We believe that in pursuing GSF, Mr. Talbert and the Board acquired a fleet which substantially increased the age and volatility of Transocean's asset base while simultaneously increasing financial leverage. Transocean paid almost $18.2 billion for the GSF assets which we believe are worth only $7.5 billion today, thereby destroying $10.3 billion of shareholder value.
Even using an estimate of Transocean's current net asset value of $68 per share to value the stock portion of consideration, the purchase price comes to $12.75 billion (about $11 billion at today's depressed market price) meaning that over $5 billion of shareholder value was destroyed using this metric.
Not only did the Board approve the purchase of old and volatile assets while simultaneously leveraging the balance sheet, but even the strategic logic behind this acquisition (as stated in the merger proxy) proved incorrect. This acquisition represented the pinnacle of a decade of deal making and consolidation, which Transocean justified under the premise that a larger company would benefit from cost savings, diversity and an "enhanced industry presence" according to their proxy statement. However, in 2006, before the GSF acquisition, Transocean was running SGA at 2.3% of sales and post the GSF acquisition for the last three years Transocean has been at 3.2% of sales. Clearly, the consolidation benefits never materialized. In comparison, while Transocean was busy paying top dollar for old GSF assets, Seadrill was building new assets and driving shareholder returns.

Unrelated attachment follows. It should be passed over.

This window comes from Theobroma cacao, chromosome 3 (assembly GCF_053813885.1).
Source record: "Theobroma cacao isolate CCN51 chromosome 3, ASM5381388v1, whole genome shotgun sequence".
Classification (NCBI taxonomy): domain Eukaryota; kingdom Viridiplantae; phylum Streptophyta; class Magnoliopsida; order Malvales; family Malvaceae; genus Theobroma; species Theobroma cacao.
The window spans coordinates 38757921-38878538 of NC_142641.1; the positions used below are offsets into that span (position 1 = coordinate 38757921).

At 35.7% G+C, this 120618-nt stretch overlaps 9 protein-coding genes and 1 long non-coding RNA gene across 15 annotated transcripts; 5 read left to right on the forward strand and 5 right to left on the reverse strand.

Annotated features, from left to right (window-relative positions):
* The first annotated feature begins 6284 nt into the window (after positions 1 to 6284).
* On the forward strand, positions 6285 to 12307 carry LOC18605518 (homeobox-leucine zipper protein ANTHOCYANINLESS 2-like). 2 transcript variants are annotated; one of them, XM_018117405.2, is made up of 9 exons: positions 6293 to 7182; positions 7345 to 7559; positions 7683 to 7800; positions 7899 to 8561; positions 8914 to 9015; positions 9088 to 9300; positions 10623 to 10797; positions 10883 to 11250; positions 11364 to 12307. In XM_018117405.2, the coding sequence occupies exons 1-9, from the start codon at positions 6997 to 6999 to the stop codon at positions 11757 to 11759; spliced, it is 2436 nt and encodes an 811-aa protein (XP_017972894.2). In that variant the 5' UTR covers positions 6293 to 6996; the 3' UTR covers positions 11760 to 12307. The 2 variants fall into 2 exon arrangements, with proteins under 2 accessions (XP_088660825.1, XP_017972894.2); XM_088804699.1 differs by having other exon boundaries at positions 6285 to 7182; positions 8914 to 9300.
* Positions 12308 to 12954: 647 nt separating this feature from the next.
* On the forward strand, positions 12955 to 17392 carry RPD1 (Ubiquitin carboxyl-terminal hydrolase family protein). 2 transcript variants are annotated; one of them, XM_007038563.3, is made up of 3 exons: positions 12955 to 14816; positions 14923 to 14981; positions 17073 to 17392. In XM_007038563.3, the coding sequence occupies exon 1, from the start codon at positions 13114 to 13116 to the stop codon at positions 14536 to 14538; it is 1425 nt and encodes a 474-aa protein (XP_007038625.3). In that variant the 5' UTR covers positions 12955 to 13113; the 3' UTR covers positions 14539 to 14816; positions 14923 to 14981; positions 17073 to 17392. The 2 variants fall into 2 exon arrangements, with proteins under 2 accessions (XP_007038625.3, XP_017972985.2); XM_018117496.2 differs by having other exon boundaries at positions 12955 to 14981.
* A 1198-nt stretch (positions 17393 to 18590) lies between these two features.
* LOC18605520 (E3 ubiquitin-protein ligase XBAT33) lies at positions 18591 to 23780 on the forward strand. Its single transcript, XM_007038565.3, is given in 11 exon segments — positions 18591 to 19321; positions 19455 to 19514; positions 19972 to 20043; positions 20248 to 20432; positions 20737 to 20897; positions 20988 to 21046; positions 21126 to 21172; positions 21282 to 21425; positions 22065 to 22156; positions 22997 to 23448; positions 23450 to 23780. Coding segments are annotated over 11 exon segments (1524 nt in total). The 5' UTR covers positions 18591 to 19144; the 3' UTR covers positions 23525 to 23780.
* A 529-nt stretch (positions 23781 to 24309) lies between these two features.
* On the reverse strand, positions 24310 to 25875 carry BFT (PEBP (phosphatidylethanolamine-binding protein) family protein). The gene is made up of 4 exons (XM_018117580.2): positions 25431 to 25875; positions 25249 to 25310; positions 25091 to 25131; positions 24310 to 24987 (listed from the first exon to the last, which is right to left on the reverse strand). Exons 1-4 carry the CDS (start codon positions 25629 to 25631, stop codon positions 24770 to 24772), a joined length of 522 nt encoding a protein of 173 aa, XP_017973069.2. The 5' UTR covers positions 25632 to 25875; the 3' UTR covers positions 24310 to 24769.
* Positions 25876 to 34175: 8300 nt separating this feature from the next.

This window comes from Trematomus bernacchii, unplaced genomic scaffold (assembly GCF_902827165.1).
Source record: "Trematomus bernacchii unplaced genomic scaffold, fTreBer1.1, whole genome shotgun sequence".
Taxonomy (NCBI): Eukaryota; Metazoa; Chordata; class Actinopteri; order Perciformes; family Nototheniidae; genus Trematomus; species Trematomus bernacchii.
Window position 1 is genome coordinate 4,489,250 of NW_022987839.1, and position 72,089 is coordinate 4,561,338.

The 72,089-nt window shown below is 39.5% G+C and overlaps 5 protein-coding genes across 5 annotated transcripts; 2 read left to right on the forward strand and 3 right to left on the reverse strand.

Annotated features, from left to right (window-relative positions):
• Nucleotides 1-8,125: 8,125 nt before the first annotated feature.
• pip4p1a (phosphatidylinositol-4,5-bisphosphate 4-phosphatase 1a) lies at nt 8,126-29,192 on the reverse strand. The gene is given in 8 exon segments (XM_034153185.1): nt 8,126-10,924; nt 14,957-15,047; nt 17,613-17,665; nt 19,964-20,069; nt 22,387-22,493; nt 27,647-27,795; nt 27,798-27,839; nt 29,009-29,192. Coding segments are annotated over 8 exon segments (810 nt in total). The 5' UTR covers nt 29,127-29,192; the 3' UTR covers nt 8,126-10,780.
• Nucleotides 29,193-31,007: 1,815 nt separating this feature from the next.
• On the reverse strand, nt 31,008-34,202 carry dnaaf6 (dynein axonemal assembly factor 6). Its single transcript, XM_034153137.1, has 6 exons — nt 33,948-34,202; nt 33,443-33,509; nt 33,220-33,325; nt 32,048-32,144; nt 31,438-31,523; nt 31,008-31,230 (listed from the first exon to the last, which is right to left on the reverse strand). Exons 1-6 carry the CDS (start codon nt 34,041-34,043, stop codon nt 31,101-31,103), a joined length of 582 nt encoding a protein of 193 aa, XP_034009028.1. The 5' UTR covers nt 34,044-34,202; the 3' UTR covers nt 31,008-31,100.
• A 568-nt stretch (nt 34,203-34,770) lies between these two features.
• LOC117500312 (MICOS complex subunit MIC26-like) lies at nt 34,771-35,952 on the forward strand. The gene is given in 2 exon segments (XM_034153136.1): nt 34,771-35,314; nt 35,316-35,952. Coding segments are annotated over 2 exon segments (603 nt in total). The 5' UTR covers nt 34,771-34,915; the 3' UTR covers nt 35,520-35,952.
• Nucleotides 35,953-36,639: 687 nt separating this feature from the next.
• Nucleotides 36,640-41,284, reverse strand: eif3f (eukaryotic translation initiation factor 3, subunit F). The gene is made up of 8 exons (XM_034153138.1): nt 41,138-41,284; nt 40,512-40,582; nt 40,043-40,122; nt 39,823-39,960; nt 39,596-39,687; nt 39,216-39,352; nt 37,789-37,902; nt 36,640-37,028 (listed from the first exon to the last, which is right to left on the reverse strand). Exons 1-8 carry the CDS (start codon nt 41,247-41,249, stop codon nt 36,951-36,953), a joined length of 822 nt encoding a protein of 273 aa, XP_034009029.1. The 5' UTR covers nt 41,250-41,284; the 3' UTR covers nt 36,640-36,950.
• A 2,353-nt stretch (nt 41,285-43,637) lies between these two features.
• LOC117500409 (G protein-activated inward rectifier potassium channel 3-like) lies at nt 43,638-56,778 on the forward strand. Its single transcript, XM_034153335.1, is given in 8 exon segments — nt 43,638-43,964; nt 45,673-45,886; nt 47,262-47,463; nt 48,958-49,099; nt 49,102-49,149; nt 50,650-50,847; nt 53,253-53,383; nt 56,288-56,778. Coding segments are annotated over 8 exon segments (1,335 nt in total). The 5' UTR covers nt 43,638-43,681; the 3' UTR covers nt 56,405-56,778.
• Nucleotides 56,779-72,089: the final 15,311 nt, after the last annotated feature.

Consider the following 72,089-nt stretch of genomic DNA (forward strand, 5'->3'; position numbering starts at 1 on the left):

Reason Number 2 - A Questionable Aker Drilling Transaction
In 2011, Transocean purchased Aker Drilling in an apparent attempt to upgrade their fleet following the damage that we believe was caused by the GSF acquisition. Transocean purchased four rigs in the Aker Drilling transaction (two of which were still under construction) at a premium to new build construction costs. Although Transocean had the ability to utilize cash to fund the acquisition, instead, Mr. Talbert and the Board, in what appears to us to have been an emphasis on credit ratings over shareholder returns, issued almost 30 million shares of Transocean at $40.50 per share immediately after the acquisition of Aker Drilling. In essence, Transocean bought assets at a premium to net asset value and paid for them by issuing shares at substantially below net asset value, in our opinion destroying almost $840 million ($2.50) per share in value. As observed by Morgan Stanley:
"We estimate the secondary offering will create a total NAV loss of ~$837m, raising the implied value paid for the two semis by ~$419m apiece, thereby bringing the total implied amount paid for each harsh environment semi to a high ~$1.4bn. Conversely, at ~$43/sh, the implied value for each of RIG's UDW floaters (including the Aker rigs) is about $293m, a sharp difference from the "price paid" for the Aker semis." Ole Slorer - Morgan Stanley November 29, 2011.2
Reason Number 3 - A Flawed Go Foward Capital Allocation Strategy
The Board of Transocean is now endorsing a new plan whereby Transocean will invest billions of dollars in building low return assets and repaying low coupon debt, rather than returning capital to shareholders. Transocean is accepting lower returns on new build assets in exchange for long term contracts to reduce the volatility of their business. However, at the same time Transocean is using massive amounts of cash flow to reduce debt. In stark contrast to the GSF acquisition, in which Transocean increased volatility and leverage, Transocean is now going to the other extreme and decreasing both volatility and leverage thereby driving returns to below its cost of capital. In our view, a balanced approach to managing financial leverage and volatility would yield superior returns for shareholders.